Sylvie Baele, a first-year MPA student, has recently earned the Race & Social Justice Initiative (RSJI) Student Leadership Award, an achievement that recognizes and supports student leaders who share RSJI’s mission for achieving systemic change for race and social justice. That makes Sylvie’s proposal, A Commitment to Increasing Diversity on Campus through the Cultivation and Integration of Bicycle Transportation, a dual award-winning initiative. Last fall, Sylvie also won the Sturcken Memorial Oratorical Competition.
Sylvie’s dedication to creating change by elevating bike transportation as a local economic and social catalyst is interwoven into both awards, her MPA coursework, and daily life. “Bicycles, when used as a primary mode of transportation, are the intertwining link between resilient social, economic and environmental adaptation. They are instruments of social justice and revolutionize mobility. They solve transportation woes while providing economic freedom and environmental and physical health benefits.”
In her Strucken Memorial and RSJI proposals, Sylvie explains what we can do to help our campus bridge necessary gaps with a ‘Better Bicycling Initiative. “There are two wheels of the Better Bicycling Initiative: a course and a student-run cooperative. The course, ideally a First-Year Seminar, would encourage active participation from students and teach them bicycle safety, maintenance and basic repair, as well as best commuting practices while riding. At the student-run bicycle co-op, students practice their skills while while building knowledge in business management, finance, marketing, etc. This co-op would benefit the entire college community.”
But her pursuit extends beyond the College’s campus. Her lived experiences motivate a calling to address systemic inequality in the greater Charleston community. “As a college in a city that struggles to remedy systemic inequalities, we have a responsibility to make real and necessary changes. Lack of access to healthy food and medical care, the gentrification of historically black neighbors, and inequities in housing and work opportunities make up just some of the complex web of oppression that is lived by black residents. Dismantling this requires a creative and co-produced approach that fights the system of oppression from all directions. I am deeply passionate about the empowerment and opportunity that bike transportation provides users. I believe that by making those benefits accessible to the black population, it can ameliorate some of the racial disparities that exist in Charleston County.”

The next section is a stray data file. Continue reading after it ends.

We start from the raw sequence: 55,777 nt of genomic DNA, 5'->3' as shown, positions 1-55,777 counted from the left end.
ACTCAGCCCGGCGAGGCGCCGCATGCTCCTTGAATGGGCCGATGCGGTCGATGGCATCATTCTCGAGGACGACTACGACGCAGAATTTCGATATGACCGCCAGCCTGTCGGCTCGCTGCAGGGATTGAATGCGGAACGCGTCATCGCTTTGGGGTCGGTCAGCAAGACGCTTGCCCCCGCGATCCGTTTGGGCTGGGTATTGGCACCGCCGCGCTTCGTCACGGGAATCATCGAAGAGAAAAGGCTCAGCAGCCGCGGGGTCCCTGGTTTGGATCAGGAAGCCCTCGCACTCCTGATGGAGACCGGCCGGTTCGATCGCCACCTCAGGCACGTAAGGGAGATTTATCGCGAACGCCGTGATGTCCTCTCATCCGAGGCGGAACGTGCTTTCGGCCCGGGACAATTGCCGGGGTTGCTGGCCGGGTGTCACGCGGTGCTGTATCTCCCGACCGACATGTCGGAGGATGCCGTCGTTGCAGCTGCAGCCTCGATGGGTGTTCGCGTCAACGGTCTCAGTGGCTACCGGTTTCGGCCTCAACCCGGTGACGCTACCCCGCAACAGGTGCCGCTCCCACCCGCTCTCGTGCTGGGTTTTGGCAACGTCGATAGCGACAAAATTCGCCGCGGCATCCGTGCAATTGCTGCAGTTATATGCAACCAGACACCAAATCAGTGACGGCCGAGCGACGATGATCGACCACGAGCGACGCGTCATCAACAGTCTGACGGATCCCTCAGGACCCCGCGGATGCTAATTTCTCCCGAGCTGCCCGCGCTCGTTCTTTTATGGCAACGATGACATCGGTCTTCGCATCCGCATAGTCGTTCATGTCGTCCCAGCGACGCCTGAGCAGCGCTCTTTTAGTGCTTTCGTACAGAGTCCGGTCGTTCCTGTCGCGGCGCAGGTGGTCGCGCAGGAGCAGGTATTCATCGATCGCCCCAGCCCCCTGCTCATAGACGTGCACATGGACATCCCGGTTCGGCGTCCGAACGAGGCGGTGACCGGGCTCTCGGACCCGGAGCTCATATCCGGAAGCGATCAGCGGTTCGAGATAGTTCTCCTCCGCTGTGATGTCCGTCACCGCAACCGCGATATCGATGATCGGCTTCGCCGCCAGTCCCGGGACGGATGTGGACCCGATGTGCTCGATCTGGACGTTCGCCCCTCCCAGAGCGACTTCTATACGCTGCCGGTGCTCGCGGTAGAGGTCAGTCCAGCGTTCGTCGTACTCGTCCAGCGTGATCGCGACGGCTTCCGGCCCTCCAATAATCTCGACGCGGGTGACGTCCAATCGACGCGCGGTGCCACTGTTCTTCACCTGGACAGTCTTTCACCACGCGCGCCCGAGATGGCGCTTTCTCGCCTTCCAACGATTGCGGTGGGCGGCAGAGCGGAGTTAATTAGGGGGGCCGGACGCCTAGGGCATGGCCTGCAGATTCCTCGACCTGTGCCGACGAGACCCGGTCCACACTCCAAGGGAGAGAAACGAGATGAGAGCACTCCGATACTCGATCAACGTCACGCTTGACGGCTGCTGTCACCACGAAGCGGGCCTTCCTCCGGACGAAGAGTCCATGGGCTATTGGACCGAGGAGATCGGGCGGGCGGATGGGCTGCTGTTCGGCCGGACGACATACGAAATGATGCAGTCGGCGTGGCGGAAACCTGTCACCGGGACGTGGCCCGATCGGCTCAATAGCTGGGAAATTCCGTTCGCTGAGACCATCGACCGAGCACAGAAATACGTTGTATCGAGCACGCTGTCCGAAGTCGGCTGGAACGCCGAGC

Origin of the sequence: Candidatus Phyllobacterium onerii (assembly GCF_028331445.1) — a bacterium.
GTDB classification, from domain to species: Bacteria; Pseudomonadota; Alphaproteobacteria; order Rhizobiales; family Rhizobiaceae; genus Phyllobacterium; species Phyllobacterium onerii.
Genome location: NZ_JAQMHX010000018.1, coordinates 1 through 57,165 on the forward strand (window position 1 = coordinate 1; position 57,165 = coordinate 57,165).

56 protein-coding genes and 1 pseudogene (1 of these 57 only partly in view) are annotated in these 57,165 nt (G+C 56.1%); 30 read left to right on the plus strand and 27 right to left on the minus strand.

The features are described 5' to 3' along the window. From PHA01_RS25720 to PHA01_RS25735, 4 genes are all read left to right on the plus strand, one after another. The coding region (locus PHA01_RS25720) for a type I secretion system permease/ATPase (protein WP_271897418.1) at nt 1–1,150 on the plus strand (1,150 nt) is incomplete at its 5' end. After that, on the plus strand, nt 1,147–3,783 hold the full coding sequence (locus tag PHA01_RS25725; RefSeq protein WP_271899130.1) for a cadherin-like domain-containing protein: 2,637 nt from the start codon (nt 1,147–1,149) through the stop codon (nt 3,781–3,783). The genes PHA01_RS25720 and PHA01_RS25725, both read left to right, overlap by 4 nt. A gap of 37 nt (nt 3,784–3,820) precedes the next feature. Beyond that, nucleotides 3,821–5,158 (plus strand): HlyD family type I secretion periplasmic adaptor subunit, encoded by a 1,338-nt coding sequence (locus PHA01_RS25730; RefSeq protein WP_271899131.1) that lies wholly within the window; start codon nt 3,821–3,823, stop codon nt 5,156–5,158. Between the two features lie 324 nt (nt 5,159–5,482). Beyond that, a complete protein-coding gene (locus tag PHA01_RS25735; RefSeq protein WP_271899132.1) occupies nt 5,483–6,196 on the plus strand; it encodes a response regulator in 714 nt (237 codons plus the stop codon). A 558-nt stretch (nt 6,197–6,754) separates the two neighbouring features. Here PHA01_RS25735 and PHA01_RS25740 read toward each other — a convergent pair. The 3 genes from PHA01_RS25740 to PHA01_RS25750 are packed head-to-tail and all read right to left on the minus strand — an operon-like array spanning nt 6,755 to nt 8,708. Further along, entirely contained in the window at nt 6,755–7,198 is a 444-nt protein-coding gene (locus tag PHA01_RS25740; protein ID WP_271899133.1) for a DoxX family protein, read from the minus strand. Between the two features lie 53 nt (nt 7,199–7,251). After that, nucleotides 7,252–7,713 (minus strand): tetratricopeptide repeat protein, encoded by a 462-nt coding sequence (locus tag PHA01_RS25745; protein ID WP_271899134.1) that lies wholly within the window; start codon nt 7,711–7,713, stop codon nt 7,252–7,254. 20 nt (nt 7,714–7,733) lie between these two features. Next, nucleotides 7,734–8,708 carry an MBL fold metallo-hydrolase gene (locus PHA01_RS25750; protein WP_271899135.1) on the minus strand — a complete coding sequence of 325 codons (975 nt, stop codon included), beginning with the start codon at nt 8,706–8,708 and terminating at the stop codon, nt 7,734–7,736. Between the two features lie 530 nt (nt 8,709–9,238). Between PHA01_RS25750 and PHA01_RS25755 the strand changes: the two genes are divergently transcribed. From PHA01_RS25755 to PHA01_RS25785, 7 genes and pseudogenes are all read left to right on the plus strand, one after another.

The RSJI award will help support Sylvie’s passion to increase community equity, as she will be attending a national bike advocacy conference in March. “The National Bike Summit provides workshops, resources, and connections that will help me develop and execute plans to facilitate the use of bikes for transportation. This college can be more than a beautiful and historic campus, we can be a leader in intersectional growth in environmental, social, and economic facets of sustainability literacy. A vibrant, inclusive and sustainable future awaits us.”